Nostalgia is The Red Green Show

Recently, I have acquired Netflix and been enjoying access to the limited spread of television shows and movies available to Canadian consumers (Akkad, August 29th, 2012). For a light and brainless activity in the evenings, shows like Community and Futurama suit quite well. Trends in viewing amongst young people are increasingly oriented towards this form of online, on-demand, and commercial-less entertainment option (Ford, July 23rd, 2013).

Despite the seemingly limitless entertainment potential of Netflix, however, it has fairly major gaps. The Red Green Show, a slice of Canadiana and amusing parody of male-oriented-handyman antics, is not available for me as a viewer. Perhaps it’s also not available to the American consumer, but it seems strange that I can’t access this hugely nostalgic show.

While shows like Futurama contain political overtures, social commentary, and ‘in-jokes’ for nerds (e.g. “Loew’s \aleph_0-plex” [aleph-null-plex] movie theater – see this Wikipedia article), there is something wonderful about the simplicity of The Red Green Show. Some segments from Red Green include: The Possum Lodge Word Game, Handyman Corner, Adventures with Bill, Mall Call and The Experts, and North of Forty. Women don’t regularly appear in the show, with oblique references made to Red’s wife Bernice at the conclusion of each episode, allowing the men to frolic and indulge in activities of a stereotypically male nature (assumed to include off-the-cuff repairs using duct tape, fishing, and disorganized gatherings in the Possum Lodge).

Red’s life philosophy – “Quando Omni Flunkus Moritati”, pseudo-Latin for “When all else fails, play dead” – becomes the catchphrase for the Possum Lodge as well as the entire show (Wikipedia article). It’s a show that doesn’t take itself seriously, but its characters and tropes identify prominent (if expected) aspects of the Canadian landscape. Take, for example, the character exploits of Ranger Gord:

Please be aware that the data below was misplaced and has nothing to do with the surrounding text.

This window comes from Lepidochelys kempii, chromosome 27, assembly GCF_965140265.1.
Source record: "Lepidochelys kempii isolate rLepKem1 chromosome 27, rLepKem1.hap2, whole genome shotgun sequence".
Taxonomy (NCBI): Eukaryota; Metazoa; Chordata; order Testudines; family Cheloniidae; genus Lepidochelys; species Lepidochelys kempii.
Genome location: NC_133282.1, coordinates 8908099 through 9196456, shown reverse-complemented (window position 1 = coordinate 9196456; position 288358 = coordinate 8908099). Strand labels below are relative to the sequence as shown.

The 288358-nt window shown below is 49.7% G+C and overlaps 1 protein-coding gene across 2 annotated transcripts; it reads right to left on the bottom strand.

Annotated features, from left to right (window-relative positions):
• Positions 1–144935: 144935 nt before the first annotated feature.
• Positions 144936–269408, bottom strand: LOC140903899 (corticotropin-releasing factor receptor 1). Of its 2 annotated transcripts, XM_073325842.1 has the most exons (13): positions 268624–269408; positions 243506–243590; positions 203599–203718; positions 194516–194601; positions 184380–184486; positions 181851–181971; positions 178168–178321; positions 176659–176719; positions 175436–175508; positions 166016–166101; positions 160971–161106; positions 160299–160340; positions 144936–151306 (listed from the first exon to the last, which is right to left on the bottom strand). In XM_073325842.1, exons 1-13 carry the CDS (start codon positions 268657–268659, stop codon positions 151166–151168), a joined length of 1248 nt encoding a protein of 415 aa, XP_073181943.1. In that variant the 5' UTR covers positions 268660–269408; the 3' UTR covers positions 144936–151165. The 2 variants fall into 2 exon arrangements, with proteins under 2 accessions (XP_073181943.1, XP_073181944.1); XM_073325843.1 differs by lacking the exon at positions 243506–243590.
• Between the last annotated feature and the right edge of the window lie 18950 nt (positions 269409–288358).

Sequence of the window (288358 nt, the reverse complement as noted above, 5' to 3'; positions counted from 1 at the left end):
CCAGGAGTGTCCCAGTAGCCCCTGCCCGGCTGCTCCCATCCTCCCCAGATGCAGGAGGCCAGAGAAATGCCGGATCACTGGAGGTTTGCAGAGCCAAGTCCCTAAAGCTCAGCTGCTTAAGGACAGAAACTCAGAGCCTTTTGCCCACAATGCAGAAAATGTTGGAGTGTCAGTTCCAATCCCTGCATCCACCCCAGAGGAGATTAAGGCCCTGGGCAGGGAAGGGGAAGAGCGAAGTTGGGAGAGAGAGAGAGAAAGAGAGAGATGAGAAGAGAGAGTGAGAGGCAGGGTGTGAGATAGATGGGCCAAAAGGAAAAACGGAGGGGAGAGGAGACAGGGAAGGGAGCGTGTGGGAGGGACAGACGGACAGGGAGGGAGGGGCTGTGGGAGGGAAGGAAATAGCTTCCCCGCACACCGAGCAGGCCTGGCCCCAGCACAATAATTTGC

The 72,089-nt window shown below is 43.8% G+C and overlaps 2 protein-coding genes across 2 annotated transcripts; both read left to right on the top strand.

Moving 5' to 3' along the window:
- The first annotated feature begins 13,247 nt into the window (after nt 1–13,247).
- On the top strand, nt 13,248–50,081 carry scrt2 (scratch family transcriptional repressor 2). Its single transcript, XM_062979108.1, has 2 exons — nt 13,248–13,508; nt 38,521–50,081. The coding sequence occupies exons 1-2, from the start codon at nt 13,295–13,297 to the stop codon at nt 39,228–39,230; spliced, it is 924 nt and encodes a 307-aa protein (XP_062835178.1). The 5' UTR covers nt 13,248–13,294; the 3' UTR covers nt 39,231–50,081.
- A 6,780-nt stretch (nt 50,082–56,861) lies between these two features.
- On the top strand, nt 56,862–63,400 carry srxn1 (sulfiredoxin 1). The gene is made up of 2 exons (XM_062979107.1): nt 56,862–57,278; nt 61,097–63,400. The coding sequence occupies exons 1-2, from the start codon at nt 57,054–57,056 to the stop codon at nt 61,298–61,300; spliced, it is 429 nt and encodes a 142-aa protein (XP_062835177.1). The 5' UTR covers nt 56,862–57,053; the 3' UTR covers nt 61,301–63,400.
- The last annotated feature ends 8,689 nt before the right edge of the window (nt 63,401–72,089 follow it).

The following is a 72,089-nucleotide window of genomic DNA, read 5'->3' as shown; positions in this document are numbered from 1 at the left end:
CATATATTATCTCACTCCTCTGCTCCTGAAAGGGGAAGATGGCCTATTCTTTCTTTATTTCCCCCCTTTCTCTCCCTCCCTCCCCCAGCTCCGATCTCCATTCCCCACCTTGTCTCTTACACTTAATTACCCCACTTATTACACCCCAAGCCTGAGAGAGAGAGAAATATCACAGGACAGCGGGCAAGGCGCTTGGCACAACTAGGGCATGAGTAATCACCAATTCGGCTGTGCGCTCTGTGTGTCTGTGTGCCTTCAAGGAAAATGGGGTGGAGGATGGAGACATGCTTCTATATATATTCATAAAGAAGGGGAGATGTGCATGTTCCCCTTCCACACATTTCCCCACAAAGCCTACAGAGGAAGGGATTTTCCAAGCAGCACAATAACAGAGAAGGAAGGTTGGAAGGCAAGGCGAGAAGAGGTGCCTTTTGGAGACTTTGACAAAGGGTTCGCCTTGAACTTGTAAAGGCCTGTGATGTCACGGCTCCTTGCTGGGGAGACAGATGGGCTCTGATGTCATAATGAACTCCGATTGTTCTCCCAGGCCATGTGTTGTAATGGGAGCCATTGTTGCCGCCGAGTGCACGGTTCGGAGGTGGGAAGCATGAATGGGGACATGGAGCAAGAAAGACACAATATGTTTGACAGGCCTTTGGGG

“Gord has worked in his watch tower for more than eighteen years without a paycheck and claims to have been a forest ranger his entire life. His apparent reason for becoming a ranger was that he thought Smokey Bear was talking directly to him in one of his famous public service announcements (“Only you can prevent forest fires“). […] Once, he thought that someone had left him some honorary medallions only to learn from Red that they were beer bottle caps (Gord thought that a Budweiser cap was for being a “bud of the forest”). On another occasion, Gord justified his lack of communication with his superiors as a sign that he was doing a “good job protecting the forest,” to which Red suggested that his superiors most likely forgot about him” (Wikipedia article).

I realize that today the most popular shows include fantasy-drama mashups like Game of Thrones or gritty tales of drug abuse and scandal as in Breaking Bad. Maybe it’s just because I grew up on the ‘uncool’ side of the popular culture fence, never joining into the latest fad with the ease displayed by my peers (my favorite show as a youth was, by far, Stargate SG-1), but I find the current selection of shows to be anemic in culture and transitory in their ability to entertain. Given that everything is a remix, we’re likely to continue to see these cultural phenomenon’s self-replicating themselves well into the future; but a part of me hopes to see new shows that humorously touch at the sociological and cultural heart of being Canadian, a benefit that we lost with the passing of The Red Green Show.

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